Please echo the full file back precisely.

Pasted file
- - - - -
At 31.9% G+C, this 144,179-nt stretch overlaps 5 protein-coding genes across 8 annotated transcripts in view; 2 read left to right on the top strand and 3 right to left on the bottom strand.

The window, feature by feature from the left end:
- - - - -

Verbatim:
At 31.9% G+C, this 144,179-nt stretch overlaps 5 protein-coding genes across 8 annotated transcripts in view; 2 read left to right on the top strand and 3 right to left on the bottom strand.

The window, feature by feature from the left end: